Backers turn in nearly double required signatures for ballot
Over 8,500 signatures collected by the Committee for a GMO Free Humboldt are being verified by the Humboldt County Elections Office to see if GMO restrictions will appear on the ballot this fall.
The Humboldt County Genetic Contamination Prevention Ordinance would prohibit “propagating, cultivating, raising or growing” genetically modified organisms that the ordinance defines as “being produced by manipulating DNA in a laboratory to overcome natural reproductive barriers.” The ordinance would not prevent food made with genetically engineered ingredients from being sold in local grocery stores.
According to the elections office, 4,387 valid signatures are required to put the ordinance on the ballot. The committee submitted almost double that number on April 22. Humboldt County Assistant Registrar of Voters Kelly Sanders said the office has 30 business days to see if the signatures check out.
“If they do, we’ll notify the county Board of Supervisors, who will direct us to put the measure on the ballot for the November election,” Sanders said.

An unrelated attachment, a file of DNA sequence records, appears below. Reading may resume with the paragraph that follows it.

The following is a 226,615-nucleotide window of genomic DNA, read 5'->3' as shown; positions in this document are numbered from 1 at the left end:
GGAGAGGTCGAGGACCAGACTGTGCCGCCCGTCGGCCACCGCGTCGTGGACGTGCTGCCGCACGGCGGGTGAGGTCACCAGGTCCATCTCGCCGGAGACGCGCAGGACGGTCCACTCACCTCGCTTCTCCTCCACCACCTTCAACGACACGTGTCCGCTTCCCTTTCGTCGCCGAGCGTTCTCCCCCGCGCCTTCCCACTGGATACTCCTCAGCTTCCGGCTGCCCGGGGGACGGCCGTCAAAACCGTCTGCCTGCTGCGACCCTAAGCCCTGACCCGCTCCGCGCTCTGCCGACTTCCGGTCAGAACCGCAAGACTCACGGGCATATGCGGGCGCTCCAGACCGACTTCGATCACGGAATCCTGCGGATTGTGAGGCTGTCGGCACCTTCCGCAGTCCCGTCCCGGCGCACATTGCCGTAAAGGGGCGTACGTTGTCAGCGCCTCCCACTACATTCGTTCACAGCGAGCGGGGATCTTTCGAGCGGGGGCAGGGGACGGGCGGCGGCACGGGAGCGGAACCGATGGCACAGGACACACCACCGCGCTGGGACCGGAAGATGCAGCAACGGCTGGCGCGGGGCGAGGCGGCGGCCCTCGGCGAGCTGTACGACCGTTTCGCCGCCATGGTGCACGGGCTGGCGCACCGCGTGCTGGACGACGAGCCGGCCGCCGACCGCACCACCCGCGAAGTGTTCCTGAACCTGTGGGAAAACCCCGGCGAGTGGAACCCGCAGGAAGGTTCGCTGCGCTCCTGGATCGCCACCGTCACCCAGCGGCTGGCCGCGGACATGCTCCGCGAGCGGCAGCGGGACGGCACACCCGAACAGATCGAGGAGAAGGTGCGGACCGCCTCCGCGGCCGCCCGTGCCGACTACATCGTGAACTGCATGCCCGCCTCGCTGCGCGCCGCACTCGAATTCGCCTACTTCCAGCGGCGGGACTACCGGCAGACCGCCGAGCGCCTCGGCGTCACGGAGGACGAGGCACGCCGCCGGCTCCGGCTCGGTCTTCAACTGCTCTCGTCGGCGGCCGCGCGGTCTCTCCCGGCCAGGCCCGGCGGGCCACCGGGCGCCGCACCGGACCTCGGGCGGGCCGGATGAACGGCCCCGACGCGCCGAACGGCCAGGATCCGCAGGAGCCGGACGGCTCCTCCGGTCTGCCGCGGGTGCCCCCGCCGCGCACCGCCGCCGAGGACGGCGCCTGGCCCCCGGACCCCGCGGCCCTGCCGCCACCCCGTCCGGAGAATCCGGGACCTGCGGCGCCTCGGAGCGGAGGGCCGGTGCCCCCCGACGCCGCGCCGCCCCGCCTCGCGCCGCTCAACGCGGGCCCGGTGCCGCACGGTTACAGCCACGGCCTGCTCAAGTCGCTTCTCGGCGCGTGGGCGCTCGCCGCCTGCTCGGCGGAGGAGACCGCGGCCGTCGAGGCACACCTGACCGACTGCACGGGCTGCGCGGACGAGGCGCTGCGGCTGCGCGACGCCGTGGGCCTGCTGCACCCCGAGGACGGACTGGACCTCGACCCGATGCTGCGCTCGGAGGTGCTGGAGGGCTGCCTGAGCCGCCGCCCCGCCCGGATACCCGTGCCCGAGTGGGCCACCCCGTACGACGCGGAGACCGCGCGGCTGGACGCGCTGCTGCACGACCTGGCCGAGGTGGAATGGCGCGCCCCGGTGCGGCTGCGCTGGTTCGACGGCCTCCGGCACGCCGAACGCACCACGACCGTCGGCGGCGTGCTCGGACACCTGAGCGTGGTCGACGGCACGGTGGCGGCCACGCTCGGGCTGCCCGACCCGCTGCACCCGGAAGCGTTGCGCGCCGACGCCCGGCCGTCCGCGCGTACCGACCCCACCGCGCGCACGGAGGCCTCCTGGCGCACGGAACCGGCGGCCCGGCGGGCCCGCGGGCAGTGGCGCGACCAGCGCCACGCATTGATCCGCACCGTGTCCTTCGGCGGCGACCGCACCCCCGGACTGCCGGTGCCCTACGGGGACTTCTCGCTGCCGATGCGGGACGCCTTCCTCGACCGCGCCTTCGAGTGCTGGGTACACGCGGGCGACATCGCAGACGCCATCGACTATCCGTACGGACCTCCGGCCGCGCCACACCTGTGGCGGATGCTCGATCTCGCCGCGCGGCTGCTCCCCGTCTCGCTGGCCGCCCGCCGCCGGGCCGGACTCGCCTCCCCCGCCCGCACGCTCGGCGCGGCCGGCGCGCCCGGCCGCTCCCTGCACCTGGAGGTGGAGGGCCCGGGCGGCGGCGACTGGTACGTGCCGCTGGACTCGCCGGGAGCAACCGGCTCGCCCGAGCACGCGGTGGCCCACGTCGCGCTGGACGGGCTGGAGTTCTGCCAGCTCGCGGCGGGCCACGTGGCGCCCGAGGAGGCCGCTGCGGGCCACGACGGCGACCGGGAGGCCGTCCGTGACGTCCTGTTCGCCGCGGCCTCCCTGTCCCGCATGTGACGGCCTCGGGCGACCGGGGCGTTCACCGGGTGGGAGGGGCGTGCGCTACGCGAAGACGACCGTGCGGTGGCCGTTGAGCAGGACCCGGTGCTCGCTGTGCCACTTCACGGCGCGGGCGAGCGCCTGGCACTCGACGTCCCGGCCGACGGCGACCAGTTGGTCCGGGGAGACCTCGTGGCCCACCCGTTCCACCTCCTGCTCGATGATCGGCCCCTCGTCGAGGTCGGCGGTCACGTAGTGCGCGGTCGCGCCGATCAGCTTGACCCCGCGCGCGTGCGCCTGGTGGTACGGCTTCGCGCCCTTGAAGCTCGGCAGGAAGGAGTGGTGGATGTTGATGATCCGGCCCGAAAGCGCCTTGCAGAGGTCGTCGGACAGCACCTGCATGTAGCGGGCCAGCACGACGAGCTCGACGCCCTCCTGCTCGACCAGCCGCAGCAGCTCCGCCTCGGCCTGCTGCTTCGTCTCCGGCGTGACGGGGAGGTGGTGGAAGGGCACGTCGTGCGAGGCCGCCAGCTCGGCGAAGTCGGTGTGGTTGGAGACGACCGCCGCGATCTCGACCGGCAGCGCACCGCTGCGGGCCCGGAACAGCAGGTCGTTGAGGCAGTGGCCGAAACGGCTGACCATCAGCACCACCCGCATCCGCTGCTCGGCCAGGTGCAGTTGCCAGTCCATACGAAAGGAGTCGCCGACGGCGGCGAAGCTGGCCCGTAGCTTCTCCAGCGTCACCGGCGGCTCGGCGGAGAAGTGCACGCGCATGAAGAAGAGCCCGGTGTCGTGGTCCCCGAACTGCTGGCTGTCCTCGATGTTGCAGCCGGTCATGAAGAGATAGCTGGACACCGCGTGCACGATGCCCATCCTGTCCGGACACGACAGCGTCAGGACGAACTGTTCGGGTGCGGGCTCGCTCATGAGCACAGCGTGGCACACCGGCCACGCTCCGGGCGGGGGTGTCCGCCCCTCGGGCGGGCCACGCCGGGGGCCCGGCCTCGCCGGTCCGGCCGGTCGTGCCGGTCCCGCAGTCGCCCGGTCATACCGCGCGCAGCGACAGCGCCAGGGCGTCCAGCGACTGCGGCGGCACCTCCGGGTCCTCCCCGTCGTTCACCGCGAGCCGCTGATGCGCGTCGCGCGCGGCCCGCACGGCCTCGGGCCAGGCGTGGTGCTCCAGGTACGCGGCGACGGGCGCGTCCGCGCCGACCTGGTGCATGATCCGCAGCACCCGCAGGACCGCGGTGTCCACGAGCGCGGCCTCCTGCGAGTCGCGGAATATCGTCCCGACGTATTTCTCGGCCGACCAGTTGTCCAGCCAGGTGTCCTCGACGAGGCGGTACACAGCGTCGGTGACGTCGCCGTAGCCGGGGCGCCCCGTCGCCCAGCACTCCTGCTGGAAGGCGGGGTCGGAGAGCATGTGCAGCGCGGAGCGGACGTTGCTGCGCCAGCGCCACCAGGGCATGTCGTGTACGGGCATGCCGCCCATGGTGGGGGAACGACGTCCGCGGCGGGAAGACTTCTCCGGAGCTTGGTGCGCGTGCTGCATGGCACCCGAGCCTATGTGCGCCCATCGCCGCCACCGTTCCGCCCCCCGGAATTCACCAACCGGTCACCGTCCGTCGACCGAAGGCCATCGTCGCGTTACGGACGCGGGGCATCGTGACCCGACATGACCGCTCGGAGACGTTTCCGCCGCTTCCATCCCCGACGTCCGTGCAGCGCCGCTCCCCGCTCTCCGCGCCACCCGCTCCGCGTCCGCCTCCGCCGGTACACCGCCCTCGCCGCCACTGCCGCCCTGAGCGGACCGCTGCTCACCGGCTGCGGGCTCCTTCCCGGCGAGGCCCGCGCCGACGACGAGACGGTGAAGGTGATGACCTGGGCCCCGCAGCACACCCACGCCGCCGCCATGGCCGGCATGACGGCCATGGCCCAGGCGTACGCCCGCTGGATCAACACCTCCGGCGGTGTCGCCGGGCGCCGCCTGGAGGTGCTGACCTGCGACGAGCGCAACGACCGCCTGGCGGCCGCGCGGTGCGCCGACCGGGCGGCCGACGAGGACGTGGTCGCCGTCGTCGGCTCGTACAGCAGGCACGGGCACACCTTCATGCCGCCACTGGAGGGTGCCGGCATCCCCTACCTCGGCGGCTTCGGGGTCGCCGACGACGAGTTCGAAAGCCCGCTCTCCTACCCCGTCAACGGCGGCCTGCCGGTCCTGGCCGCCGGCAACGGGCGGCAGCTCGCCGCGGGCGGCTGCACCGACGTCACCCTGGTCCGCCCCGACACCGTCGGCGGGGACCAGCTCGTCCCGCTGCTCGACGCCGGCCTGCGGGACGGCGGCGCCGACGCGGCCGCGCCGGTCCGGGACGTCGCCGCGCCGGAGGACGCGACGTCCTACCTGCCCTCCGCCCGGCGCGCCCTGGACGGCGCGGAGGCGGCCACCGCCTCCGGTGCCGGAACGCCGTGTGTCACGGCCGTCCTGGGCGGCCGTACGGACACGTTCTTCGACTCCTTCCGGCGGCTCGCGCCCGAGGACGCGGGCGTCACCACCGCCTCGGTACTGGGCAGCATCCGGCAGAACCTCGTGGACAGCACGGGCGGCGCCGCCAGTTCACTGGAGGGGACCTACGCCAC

Humboldt County 3rd District Supervisor Mark Lovelace said he’s heard from both sides of the issue.
“There are a lot of agriculture producers who feel they will be able to market their products better if the county is known as GMO-free,”Lovelace said.“I’ve heard corn is one of the most commonly genetically modified crops out there, so the ordinance passing would present certain challenges for local producers to find non-GMO strains of corn to work in our climate. But non-GMO corn was grown here long before GMOs existed, so if the measure did come to be, old practices would have to be recreated.”
If the ordinance is passed, the Agricultural Commissioner’s Office will be responsible for enforcement, Humboldt County Agricultural Commissioner Jeff Dolf said.
“Now that the committee has submitted signatures, we will being developing reporting procedures and policies for enforcing the ordinance,” Dolf said.“Our office wants to make sure, if the ordinance does pass, we’re able to have varieties of corn that mature quickly enough in our climate and make good quality livestock feed for our dairy farmers. It’s important we’re able to locally produce as much livestock feed as we can since it’s expensive to import it.”
Jillian Singh can be reached at 441-0509 or Jsingh@times-standard.com